Today begins a 4-part series examining the view of local legislators on the upcoming session.
With the Louisiana Legislative Session less than a month away, the mood is unusually subdued.
State Representative Henry Burns, R-Haughton, says the main issue of the non-fiscal session will be “Where will the money come from and where will it go?”
“We’re starting to show a slight increase in revenue, but there’s no way to meet all the demands. We’ll have to use our best judgement for appropriating those funds to the best of the state,” said Burns.
The Executive Budget for the 2015 fiscal year proposes total funding of $24.99 billion, a decrease of $623.7 million, or 2.43 percent, compared to the 2014 fiscal year operating budget of $25.61 billion.
This budget also includes a $141.5 million increase in higher education funding and increases for health care, after years of repeated slashing in these two sectors to help balance declining state revenues.
When asked if the axe would drop again on higher education and healthcare, Burns said, “I hope not.”
“I’m hoping that as the public hospitals that transitioned to private institutions some public get up and running and more seasoned we’ll be able to accommodate costs and get control on the ever spiraling cost of health care,” Burns said.
He warned the emotionally charged subjects this year will involve cost of living and retirement funding.
“When you set standards in the past and can’t live up to them, it puts additional demands on you. You make government smaller but when you eliminate 28,000 jobs, that’s 28,000 less people paying in (to retirement system),” Burns explained.
As for his personal bills, the most controversial bill, perhaps in all of the session, is HB10, which would do away with a state law that bars off-duty law enforcement officers from carrying firearms into any establishment where alcohol is served for consumption.
“To disallow trained professionals that daily work with their guns access to their firearms while they’re out eating in an Applebee’s or Chili’s, doesn’t make sense. Police officers have to eat, too,” Burns previously told the Press-Tribune. “That’s the person I would want to have their gun.”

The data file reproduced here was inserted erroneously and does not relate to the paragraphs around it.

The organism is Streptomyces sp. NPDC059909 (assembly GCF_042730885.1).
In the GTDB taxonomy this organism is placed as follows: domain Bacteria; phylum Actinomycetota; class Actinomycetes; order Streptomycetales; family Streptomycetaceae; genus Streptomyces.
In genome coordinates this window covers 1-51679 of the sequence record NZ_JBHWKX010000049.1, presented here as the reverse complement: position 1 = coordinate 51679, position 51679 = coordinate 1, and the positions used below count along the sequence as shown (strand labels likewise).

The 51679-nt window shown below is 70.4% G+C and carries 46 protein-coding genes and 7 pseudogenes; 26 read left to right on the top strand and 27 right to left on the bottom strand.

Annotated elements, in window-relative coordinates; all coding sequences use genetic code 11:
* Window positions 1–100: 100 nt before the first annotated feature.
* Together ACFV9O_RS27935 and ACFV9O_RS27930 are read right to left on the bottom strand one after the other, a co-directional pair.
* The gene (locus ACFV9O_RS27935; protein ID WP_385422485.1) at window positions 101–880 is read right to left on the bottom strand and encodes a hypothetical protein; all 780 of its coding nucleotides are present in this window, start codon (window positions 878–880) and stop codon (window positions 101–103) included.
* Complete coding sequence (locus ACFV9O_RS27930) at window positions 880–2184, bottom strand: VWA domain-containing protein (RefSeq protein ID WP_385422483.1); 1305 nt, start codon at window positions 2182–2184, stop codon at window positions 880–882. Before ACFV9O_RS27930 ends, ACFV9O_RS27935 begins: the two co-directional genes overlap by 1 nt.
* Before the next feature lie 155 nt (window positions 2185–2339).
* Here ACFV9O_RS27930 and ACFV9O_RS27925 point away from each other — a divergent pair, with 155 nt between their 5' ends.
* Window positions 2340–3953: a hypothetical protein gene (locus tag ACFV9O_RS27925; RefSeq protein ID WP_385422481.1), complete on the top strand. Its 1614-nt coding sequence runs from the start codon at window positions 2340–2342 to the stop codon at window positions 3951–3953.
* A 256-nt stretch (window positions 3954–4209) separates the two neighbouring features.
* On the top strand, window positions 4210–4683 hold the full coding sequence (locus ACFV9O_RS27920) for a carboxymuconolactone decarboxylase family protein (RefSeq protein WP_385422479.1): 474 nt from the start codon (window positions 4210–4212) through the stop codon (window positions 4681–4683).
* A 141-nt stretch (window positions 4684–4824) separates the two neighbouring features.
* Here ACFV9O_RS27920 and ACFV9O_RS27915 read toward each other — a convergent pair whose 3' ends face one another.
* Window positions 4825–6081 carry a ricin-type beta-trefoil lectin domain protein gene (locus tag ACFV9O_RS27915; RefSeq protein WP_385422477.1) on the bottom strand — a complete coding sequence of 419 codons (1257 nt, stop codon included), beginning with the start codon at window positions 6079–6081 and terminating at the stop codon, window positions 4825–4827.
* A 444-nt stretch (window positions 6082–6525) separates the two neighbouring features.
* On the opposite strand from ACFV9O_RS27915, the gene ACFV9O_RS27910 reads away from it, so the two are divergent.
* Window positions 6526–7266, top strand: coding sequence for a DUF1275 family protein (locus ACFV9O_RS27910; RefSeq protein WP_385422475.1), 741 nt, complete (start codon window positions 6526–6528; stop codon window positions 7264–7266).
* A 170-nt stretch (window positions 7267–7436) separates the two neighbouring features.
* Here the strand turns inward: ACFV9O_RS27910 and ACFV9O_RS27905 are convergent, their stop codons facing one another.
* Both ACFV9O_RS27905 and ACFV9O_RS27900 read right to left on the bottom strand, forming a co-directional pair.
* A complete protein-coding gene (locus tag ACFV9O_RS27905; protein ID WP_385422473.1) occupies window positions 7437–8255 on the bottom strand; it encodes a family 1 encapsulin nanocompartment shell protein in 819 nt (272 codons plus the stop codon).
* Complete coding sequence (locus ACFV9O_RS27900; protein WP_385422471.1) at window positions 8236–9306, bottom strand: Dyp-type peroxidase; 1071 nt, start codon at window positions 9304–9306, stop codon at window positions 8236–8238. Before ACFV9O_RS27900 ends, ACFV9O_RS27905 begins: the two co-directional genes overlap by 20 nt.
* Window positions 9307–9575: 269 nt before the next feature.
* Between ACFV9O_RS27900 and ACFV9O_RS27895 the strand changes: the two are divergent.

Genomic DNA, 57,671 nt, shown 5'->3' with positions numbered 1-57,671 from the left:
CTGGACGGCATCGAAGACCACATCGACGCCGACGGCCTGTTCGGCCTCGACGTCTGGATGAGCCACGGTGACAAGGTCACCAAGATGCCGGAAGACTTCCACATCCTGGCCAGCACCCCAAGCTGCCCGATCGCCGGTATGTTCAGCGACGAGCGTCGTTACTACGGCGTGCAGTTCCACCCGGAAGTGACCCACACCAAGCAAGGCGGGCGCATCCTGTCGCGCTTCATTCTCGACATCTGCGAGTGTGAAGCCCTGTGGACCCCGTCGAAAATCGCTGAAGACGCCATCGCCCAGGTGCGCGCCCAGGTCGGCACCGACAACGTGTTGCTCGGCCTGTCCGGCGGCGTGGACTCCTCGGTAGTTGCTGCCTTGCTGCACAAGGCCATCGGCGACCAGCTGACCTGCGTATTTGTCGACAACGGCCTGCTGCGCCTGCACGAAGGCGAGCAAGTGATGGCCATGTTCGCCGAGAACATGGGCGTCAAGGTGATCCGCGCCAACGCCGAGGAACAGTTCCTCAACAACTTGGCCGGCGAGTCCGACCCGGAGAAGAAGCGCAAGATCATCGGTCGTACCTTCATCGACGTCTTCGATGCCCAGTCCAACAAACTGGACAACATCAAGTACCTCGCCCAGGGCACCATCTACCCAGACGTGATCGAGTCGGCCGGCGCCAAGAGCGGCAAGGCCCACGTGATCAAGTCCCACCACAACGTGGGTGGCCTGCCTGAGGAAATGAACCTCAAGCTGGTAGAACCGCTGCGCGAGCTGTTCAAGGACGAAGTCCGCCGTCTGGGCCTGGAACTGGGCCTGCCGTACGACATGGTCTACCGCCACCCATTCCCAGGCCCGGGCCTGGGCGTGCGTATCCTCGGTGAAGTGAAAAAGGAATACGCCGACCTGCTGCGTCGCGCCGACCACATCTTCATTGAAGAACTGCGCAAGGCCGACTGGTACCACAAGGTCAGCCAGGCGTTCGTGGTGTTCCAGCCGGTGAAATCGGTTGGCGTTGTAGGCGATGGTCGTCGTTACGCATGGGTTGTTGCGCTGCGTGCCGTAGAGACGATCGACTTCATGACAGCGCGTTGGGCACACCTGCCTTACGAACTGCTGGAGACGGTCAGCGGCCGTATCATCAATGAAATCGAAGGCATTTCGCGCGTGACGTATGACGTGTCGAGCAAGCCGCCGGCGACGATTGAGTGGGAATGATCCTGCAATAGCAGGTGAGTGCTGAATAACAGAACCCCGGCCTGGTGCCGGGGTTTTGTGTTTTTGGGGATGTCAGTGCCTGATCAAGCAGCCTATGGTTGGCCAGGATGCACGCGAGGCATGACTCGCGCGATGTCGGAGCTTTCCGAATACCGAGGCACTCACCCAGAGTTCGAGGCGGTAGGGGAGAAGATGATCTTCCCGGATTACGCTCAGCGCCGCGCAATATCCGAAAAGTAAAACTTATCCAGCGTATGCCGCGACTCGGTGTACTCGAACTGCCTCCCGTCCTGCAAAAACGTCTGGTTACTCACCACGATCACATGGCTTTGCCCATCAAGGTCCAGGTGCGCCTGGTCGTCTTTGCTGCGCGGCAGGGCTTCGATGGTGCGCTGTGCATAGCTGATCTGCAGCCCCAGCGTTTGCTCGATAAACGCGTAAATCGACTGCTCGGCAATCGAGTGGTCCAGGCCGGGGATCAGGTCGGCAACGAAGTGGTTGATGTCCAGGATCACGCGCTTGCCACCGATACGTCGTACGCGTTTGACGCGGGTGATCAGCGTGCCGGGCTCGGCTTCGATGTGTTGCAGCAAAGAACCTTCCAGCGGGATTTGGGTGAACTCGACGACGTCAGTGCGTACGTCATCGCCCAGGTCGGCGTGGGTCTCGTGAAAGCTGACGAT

The bill was introduced in last year’s session before being killed in committee. Burns said there’s more support this time around, with law enforcement leadership in Baton Rouge asking for the bill to include a component that local department rules and regulations on this subject would apply.
Burns believes the bill will come to be viewed as his controversial “guns in church” bill, HB68, was in 2010.
“Once everyone understood that it was to provide security and in the church’s best interest to inspect all safety aspects – marital problems, mental illness, police patrols, etc. – there are things you can do to make a place safer than by having someone there with a gun.”
He is also excited about HB 163, which would modify the PARCC assessment — a test that aims to examine a student’s college and career readiness.
“In collaboration with the education community, I feel like we’ve made very successful improvements with out testing process and to start with a new one as part of Common Core, that is the least liked element by the education community,” Burns said. “I feel like if we get input from teachers, superintendents, and administrators, we can come up with something that can move education forward.”
He said the real key is making the test more rigorous.
“I suggested an alternative (to the PARCC) of a more rigorous LEAP test. I’ve heard from both supportive and dissident groups that the education community is really liking my bill. When I go to speak at different schools from time to time about civics, I mention I have that legislation and the teachers give me a hand,” he laughed.